Eight is eight.
That’s what Principal Todd Marshall said students should remember when the schedule moves from a modified block to an eight-period day this fall.
Instead of having five classes a day — two 50-minute classes and three 90-minute classes, students will go through their entire schedule each day, attending all eight classes.
“We’ve been having conversation about this for awhile now but decided to table it when COVID hit,” Mr. Marshall said. “We looked at it again and did the research. This isn’t a change for change sake. We want what’s best for the kids.”
Classes will be 45-50 minutes instead of the current 90 minutes, allowing students to see each teacher every day. Mr. Marshall said that research shows the attention span of a 16 year old is 32-48 minutes, which is much shorter than the current class periods.
“Sitting in the same class first period and then going to that same class third period, you notice the student engagement is different,” Mr. Marshall said.“Things fight more for our attention. It’s a different world than it was even ten years ago and that’s why I think this change is needed.”
Mr. Marshall said that administrators ran data from the high school campus and discovered that students in first and eighth periods (the shorter class periods that meet every day) in the modified block schedule have scores that are significantly higher than those that meet every other day.
On an eight-period day students can be in the classroom every day, five days a week. That’s almost double the time a student is in the classroom on the modified block.
“Teachers aren’t seeing their kids as much. Those students aren’t getting that core content before their AP tests and EOCs [end of course exams],” Mr. Marshall said. “I think if you have a chance to see your teacher every day before your test, it makes sense that you’ll have a chance to do better.”
Mr. Marshall said he hopes an eight-period day will not only improve scores, but also promote better connections between teachers and students.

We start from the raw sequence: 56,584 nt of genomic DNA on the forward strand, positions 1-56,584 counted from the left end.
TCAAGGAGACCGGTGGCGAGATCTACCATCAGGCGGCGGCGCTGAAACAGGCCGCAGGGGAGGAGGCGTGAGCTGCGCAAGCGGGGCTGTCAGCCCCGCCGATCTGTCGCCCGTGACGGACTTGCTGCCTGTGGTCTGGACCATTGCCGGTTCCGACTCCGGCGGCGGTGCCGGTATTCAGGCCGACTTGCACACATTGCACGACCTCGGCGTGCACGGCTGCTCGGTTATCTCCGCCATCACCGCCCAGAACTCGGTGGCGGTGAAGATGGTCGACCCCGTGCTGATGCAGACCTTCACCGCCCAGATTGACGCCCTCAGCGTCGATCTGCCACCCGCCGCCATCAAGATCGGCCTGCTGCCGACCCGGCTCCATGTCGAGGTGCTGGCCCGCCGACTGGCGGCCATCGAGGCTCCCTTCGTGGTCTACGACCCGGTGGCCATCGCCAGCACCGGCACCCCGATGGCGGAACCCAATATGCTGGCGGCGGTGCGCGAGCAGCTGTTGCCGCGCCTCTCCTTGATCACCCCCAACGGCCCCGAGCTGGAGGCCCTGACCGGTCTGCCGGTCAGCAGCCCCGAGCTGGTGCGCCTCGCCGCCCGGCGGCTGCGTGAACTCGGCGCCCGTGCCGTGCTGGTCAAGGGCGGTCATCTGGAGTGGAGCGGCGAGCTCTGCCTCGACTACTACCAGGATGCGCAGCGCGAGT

“There’s the social aspect and potential to build relationships, which is huge,” Mr. Marshall said. “Teachers say they have stronger relationships with students who they meet with everyday.”
Change on this scale can make students feel uneasy. There are concerns teachers will hand out double the workload at a faster pace, but Mr. Marshall said teachers will have to adjust as well.
“You can’t take an old system and make it fit into the new system,” he said. “Teachers will have to adjust because they may have to cover the material in a new way, and they may have to adjust the length of their tests. Students may not have homework every night.”
Mr. Marshall explained that the district’s mission statement is to ensure high levels of learning for all students.
“The data shows this is a change that needs to happen to achieve that mission statement,” Mr. Marshall said. “The impact of this change ensures students can learn at high levels. What it’s about, truly, is learning.”
Because this new schedule is different from the current one, Mr. Marshall said there’s going to be an adjustment period.
“I know change is hard and scary, but I believe in the leadership of this campus,” Mr. Marshall said. “I do understand how hard it is to change when you are accustomed to something. [But] I believe in the hearts of our teachers because they want what’s best for the students.”